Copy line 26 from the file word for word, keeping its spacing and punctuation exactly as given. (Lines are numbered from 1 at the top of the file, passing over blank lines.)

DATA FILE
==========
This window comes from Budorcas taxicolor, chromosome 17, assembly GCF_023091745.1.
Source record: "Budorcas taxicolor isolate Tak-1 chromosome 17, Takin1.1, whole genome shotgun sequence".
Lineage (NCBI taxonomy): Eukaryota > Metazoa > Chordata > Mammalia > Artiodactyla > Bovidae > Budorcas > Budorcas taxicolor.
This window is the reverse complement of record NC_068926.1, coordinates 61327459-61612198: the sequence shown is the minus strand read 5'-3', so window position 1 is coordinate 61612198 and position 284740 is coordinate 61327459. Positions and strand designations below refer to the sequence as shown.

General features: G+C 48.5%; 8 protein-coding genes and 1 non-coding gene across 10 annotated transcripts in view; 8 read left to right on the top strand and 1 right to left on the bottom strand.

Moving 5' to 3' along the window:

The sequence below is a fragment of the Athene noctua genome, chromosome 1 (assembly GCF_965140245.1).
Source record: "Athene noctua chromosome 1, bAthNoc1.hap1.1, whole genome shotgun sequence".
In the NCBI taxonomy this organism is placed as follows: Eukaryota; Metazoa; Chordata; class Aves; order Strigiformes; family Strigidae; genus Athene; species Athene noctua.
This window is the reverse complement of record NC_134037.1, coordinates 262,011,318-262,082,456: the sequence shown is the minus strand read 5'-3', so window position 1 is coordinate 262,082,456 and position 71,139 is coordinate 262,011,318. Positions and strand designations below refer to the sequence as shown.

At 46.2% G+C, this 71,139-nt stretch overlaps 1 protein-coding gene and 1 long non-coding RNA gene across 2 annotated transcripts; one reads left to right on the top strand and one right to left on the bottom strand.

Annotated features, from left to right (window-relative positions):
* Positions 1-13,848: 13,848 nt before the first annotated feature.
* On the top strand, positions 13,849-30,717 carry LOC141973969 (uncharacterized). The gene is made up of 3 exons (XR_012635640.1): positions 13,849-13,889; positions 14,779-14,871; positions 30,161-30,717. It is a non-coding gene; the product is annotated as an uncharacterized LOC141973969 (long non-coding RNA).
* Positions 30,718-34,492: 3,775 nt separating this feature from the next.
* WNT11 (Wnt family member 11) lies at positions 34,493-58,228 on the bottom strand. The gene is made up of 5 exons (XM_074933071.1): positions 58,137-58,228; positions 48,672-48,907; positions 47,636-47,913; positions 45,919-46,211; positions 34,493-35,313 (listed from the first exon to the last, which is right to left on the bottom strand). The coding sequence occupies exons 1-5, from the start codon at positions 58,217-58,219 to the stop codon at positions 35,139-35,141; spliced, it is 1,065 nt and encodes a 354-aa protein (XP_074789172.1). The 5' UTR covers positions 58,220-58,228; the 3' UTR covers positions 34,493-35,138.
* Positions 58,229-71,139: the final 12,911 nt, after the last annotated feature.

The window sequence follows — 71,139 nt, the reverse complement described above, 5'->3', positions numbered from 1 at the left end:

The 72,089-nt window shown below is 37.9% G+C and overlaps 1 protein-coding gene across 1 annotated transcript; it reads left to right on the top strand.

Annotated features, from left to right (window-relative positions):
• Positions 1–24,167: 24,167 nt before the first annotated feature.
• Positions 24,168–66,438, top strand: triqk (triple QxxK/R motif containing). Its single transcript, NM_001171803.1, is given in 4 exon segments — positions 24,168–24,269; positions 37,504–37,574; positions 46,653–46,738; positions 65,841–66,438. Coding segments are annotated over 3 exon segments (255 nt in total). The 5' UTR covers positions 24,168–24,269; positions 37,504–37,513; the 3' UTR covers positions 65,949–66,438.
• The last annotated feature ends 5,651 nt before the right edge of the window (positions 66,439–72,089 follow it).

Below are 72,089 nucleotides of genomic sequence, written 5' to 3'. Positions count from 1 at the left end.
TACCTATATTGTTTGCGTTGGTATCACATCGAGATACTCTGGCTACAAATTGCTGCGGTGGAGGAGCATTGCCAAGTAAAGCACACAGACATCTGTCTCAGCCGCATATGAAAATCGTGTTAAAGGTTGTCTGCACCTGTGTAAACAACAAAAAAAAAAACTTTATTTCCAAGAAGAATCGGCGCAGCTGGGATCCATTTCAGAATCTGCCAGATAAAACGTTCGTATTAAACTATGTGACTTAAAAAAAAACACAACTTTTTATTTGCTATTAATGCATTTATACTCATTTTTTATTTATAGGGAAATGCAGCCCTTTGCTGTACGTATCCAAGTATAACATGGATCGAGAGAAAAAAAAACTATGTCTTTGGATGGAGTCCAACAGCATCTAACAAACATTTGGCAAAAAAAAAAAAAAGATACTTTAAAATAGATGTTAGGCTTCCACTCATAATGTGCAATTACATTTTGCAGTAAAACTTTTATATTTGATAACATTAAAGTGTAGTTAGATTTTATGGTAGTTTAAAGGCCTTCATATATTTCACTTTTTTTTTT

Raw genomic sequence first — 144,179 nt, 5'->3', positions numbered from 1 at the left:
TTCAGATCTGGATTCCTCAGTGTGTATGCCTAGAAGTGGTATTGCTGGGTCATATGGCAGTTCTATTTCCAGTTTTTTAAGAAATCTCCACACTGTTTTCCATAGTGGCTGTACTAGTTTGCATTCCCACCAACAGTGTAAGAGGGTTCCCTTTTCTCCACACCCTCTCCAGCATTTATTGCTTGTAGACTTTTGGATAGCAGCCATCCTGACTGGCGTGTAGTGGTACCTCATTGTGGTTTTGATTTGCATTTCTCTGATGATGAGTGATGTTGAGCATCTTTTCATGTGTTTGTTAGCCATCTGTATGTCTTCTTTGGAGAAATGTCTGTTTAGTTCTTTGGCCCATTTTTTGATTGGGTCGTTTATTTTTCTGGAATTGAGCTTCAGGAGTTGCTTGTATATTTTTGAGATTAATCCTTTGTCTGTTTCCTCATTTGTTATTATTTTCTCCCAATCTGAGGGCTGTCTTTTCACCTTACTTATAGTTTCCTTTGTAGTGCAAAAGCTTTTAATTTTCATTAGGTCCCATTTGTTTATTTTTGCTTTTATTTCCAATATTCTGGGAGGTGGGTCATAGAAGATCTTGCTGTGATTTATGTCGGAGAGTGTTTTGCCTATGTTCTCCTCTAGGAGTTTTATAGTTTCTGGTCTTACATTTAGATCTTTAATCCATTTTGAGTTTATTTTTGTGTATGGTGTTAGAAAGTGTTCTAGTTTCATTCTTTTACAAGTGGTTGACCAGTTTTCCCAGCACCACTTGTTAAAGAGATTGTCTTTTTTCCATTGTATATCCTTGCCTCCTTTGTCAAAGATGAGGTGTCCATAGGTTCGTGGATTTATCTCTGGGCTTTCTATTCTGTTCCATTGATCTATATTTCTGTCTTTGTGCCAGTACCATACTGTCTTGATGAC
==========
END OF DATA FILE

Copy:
Raw genomic sequence first — 144,179 nt, 5'->3', positions numbered from 1 at the left: